Adult mechanoreceptor bristles in Drosophila develop within undifferentiated epithelial sheets during late larval and early pupal stages. Activity of the achaete and scute proneural transcriptional activators confers on small numbers of cell clusters within this epithelium the competence to adopt the fate of the sensory organ precursor cell (SOP). Within each of these cell cluster, local inhibitory cell-cell interactions mediated by the Notch (N) pathway confine the expression of the SOP fate to a single cell. This determination event is followed by two rounds of patterned cell division that give rise to the 4 kinds of cells that together form the stimulus- receiving apparatus of the bristle. This proposal focuses on components of the Notch cell-cell signalling pathway, which acts in an inhibitory fashion to restrict the number of cells in a cluster that adopt the SOP fate. Delta protein is a transmembrane ligand for the Notch receptor. The Su(H) protein normally binds to an intracellular domain of the Notch receptor, but is released and translocated to the nucleus upon interaction of the Notch and Delta proteins. Su(H) appears to function as a transcription factor; its immediate targets are genes in the E(spl)-C which in turn act as transcriptional repressors at yet other genes. Another protein, Hairless (H), binds to the Su(H) protein and inhibits its DNA-binding activity. Dr. Posakony first proposes to analyze the function of Su(H) and potentially of other proteins in regulating the target genes in the E(spl)-C. He will mutagenize reporter constructs under the control of binding sites for Su(H) to examine the contribution of individual sites and to check for possible synergistic interactions between sites. These results will be verified by in vitro binding studies and tissue culture co-transfection assays using related constructs. Genetic tests will determine whether the musashi gene, which encodes a nuclear RNA-binding protein and which is needed to specify proper bristle cell fates, is a direct target of transcriptional repression by Su(H). This possibility is suggested by the finding that the musashi promoter has 2 sequences matching the consensus for high affinity Su(H) binding sites. In the promoter of many Su(H) target genes, there is a conserved hexameric sequence located between paired Su(H) binding sites. Mutations will be introduced into this site to test its function in vivo. If this hexamer is shown to be of significance, Dr. Posakony will look for hexamer binding activities in extracts of imaginal disks or embryos, and then try to isolate these factors by biochemical purification or by screening expressionm libraries with multimerized hexamer probes. Finally, various assays will be used to see whether the products of two neurogenic genes of currently unknown function, mastermind and neuralized, interact with Su(H) protein. The second specific aim is to investigate the specific function of Bearded and Enhancer of split m4 proteins. These proteins are related in sequence; E(spl)m4 but not Bearded is transcriptionally regulated by Su(H); strong circumstantial evidence suggests that both genes have an important role in peripheral neurogenesis. Antibody will be made against the products of both genes to visualize their cellular and subcellular localization. Other proteins that interact with Bearded and E(spl)m4 proteins will be identified by the yeast two hybrid system or by back-up techniques such as screening expression libraries with labelled proteins. The function of Bearded and E(spl)m4 will be probed by looking at the effects of overexpression of these genes in hsp-70 promoter constructs. As no loss-of-function alleles of E(spl)m4 are currently known, such alleles will be generated by combining small deletions in the E(spl)-C with transgenes of all of the other E(spl)-C genes removed by the deletion. As null mutations in Bearded have no clear phenotype, mutagenesis screens looking for mutations whose phenotypic effects are dependent on Bearded null or gain of function alleles will be initiated. The last specific aim deals with the possible function of a conserved sequence (the Bearded box) in the 3'-untranslated region of Bearded and of the genes in the E(spl)-C. Some very preliminary results suggest that this sequence may act to destabilize transcripts in which it is found. The consequences of introducing the Bearded box into heterologous genes will be tested, as will the effects of mutating the Bearded box in Bearded itself or of these heterologous genes with the introduced sequence. Searches for proteins that interact with the Bearded box will be attempted. This will be done by screening expression libraries with labelled RNA oligonucleotides, by determining whether known Drosophila RNA binding proteins interact with the Bearded box, or by trying to purify Bearded-box binding activities from embryo extracts.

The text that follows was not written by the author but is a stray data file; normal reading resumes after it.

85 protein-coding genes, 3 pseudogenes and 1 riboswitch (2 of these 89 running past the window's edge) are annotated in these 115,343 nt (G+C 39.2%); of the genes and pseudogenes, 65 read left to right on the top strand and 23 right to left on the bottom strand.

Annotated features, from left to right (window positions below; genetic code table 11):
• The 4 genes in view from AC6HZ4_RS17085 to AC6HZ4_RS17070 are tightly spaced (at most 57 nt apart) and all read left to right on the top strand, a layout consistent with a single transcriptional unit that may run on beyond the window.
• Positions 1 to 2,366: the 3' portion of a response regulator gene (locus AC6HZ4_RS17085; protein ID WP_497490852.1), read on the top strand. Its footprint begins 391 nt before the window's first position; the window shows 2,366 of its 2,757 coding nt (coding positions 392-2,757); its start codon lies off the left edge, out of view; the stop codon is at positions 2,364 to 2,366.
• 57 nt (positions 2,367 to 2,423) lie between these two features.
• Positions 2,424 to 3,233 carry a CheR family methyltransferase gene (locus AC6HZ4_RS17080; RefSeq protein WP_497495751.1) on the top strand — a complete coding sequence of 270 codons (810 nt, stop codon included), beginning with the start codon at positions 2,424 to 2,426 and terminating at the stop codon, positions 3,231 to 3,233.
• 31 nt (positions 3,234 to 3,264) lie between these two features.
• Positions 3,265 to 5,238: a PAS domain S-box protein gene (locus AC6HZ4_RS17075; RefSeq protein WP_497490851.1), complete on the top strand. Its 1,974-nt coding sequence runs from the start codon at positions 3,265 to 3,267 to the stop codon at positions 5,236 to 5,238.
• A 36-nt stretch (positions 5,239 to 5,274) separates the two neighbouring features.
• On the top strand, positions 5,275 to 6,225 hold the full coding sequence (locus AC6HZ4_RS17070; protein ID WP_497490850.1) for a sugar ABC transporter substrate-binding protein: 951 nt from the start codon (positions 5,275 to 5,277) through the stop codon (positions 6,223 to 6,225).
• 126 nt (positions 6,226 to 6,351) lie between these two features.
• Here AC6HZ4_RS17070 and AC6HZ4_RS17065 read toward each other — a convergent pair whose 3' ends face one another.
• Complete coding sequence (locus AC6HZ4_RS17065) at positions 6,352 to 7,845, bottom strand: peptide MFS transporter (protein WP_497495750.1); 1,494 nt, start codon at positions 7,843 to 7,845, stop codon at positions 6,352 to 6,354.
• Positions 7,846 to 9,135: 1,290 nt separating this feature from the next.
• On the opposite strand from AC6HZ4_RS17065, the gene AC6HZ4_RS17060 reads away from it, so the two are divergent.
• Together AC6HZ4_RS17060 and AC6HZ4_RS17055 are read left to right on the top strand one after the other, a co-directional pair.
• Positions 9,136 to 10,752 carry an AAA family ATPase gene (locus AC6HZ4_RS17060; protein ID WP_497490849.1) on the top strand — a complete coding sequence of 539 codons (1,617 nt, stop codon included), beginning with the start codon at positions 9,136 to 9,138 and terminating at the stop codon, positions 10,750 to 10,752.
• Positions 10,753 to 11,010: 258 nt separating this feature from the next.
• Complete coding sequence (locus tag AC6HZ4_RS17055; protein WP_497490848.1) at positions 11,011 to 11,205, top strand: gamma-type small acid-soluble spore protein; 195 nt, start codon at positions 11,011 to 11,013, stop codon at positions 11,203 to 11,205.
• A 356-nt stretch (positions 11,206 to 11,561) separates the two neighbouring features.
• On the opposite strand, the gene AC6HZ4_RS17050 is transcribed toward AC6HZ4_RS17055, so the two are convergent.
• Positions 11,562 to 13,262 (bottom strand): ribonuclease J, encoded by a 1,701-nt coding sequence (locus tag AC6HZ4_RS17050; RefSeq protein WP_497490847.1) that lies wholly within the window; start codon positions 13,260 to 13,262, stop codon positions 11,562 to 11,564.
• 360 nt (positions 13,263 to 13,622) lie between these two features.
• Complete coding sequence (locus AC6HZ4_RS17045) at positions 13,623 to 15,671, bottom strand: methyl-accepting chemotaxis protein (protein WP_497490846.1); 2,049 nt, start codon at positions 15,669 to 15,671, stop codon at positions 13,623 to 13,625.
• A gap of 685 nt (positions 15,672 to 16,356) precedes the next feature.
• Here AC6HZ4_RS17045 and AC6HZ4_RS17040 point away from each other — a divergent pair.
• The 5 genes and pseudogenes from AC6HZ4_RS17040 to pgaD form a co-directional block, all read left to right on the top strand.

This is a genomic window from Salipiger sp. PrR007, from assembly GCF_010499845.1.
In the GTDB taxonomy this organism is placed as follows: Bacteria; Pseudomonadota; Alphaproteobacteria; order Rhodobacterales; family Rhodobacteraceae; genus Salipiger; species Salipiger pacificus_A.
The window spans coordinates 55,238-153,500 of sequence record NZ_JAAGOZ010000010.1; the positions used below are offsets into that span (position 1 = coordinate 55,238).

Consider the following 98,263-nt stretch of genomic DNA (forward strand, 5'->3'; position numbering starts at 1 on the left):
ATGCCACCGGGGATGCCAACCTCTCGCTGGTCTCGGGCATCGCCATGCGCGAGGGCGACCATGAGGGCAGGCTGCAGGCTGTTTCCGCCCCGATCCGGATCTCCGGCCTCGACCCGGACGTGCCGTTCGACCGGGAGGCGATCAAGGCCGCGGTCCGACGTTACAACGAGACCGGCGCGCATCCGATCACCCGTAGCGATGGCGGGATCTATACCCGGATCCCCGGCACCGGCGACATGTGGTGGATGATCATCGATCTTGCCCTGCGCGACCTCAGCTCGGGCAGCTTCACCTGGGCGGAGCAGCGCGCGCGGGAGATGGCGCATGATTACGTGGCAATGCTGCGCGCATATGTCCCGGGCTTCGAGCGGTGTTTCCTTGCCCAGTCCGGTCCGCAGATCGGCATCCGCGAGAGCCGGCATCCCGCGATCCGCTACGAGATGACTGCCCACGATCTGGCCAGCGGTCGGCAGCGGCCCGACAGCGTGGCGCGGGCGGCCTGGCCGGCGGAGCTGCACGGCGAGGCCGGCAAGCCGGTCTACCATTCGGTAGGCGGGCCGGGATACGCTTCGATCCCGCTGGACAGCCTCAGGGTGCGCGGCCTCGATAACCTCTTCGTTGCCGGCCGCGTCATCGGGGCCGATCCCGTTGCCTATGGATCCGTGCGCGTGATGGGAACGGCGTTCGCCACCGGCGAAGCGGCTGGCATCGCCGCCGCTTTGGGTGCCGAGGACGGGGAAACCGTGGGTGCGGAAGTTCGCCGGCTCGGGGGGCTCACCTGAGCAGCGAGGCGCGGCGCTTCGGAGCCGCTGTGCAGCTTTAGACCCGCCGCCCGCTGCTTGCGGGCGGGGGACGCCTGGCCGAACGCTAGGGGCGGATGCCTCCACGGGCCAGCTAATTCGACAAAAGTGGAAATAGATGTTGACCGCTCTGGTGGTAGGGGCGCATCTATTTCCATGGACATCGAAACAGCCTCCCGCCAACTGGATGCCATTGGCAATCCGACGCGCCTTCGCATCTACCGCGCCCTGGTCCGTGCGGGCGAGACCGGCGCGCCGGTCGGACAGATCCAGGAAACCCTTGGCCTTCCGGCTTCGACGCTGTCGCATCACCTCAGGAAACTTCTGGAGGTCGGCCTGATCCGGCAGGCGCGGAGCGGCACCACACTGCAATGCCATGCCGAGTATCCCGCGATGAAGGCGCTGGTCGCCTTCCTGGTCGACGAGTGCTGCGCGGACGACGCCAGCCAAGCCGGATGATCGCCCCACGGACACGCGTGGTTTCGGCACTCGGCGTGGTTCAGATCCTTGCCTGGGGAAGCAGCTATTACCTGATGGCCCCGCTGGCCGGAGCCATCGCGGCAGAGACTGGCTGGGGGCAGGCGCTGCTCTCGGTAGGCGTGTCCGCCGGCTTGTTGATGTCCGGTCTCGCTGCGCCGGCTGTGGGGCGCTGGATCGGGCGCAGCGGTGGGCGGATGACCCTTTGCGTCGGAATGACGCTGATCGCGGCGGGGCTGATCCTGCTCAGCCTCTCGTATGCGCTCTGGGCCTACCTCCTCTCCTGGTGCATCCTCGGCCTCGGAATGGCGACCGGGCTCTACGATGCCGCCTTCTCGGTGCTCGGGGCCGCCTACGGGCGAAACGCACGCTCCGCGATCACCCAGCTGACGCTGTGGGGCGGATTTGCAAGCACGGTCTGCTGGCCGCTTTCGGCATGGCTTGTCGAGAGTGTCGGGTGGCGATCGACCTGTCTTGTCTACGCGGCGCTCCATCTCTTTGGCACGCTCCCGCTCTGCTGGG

National Institute of Health (NIH)